Lego Are Making an Atari 2600

Lego have revealed that they will be releasing an Atari 2600 set to celebrate Atari’s 50th anniversary.

Similar to the Lego NES they previously made, this is a recreation of the original console, including cartridges that can be inserted into the console, a small diorama of a player’s 1980s bedroom and smaller builds representing the game Asteroids, Centipede and Adventure.

It looks adorable, although I’m not quite old enough to have nostalgia for the Atari myself.

New Releases

New Releases

Capcom Arcade 2nd Stadium (PC, PS4, Switch, Xbox One) is the second collection of classic Capcom arcade games, and while the first edition saw a lot of the big names, this one delves into some of the more obscure titles within Capcom’s back catalogue. The most recognisable titles here are the Darkstalkers games, the Street Fighter Alpha series, Mega Man: Power Battle and 1943, but there are still plenty of gems to explore elsewhere within the collection.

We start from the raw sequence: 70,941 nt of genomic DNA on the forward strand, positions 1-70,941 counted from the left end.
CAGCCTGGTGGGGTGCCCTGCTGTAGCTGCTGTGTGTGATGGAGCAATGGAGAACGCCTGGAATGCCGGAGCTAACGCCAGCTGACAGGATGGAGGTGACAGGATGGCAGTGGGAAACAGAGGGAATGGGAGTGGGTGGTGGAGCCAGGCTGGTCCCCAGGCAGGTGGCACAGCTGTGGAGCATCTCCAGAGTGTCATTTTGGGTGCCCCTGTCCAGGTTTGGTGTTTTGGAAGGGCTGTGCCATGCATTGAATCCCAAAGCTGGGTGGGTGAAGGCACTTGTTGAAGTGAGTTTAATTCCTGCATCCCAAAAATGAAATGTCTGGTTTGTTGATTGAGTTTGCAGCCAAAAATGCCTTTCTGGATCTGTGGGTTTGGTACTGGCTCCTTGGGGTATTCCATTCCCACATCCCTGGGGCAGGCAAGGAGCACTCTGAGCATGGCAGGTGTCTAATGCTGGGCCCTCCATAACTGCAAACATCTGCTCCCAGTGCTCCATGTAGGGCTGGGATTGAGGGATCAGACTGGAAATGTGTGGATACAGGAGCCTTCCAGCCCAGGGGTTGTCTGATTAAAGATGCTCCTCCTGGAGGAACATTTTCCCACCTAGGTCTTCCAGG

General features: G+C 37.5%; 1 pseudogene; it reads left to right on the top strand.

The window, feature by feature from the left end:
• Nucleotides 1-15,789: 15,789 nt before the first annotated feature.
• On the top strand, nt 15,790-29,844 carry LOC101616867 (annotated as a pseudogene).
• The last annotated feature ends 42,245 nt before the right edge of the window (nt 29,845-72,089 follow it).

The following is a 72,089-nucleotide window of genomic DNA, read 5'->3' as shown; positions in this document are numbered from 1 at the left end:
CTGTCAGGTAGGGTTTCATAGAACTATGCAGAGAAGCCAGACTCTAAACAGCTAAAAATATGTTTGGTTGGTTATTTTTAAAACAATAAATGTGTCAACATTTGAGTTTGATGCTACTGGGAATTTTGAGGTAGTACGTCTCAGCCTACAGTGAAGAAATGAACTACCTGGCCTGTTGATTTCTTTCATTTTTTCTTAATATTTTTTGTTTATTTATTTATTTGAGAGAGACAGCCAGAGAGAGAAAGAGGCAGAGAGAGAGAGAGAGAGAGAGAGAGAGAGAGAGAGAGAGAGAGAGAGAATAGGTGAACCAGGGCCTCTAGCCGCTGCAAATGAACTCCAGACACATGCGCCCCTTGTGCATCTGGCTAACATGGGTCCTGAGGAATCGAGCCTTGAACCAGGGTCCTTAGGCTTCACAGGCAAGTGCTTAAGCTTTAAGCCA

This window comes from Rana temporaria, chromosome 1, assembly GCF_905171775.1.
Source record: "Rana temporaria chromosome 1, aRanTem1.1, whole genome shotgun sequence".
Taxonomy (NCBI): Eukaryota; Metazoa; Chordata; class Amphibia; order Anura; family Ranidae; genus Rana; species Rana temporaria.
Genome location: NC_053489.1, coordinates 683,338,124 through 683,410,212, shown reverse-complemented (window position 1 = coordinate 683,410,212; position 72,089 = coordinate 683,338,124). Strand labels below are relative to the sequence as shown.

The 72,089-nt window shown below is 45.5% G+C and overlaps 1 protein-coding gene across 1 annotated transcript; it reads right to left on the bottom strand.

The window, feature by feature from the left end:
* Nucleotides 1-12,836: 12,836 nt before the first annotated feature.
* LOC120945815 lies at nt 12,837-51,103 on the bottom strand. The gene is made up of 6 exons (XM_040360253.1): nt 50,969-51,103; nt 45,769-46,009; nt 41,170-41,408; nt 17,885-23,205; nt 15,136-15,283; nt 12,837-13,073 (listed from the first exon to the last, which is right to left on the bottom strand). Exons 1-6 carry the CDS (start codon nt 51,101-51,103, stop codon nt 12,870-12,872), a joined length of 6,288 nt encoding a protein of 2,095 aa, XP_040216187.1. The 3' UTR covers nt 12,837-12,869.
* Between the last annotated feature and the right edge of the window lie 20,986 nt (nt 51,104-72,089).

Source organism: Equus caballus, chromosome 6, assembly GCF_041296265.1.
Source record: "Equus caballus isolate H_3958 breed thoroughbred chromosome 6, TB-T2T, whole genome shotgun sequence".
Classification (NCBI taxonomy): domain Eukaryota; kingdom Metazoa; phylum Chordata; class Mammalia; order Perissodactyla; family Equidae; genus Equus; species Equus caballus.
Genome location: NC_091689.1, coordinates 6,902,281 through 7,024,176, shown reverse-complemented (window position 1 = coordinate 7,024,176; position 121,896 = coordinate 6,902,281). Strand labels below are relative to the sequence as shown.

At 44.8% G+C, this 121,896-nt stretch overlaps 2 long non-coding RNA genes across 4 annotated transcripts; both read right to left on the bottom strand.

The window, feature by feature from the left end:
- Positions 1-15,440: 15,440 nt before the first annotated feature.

A few notable indie games this week. Endling: Extinction Is Forever (PC, PS4, Switch, Xbox One) is an eco-conscious adventure where you play as a mother fox trying to survive with her three cubs. Hazel Sky (PC, PS4, Switch, Xbox One) is a game about a young flying machine engineer taking on a series of trials in a beautiful mysterious world. Hell Pie (PC, PlayStation, Xbox) is a 3D platformer where you play Nate, the Demon of Bad Taste as he seeks out the ingredients for Satan’s birthday cake.

As Dusk Falls (PC, Xbox) is an interactive narrative experience based around choices. Set in Two Rock County as the lives of two families interact in a tense crime drama, the game offers up multiple modes of play, whether that’s a solo experience or a co-op experience where the group decides what happens next.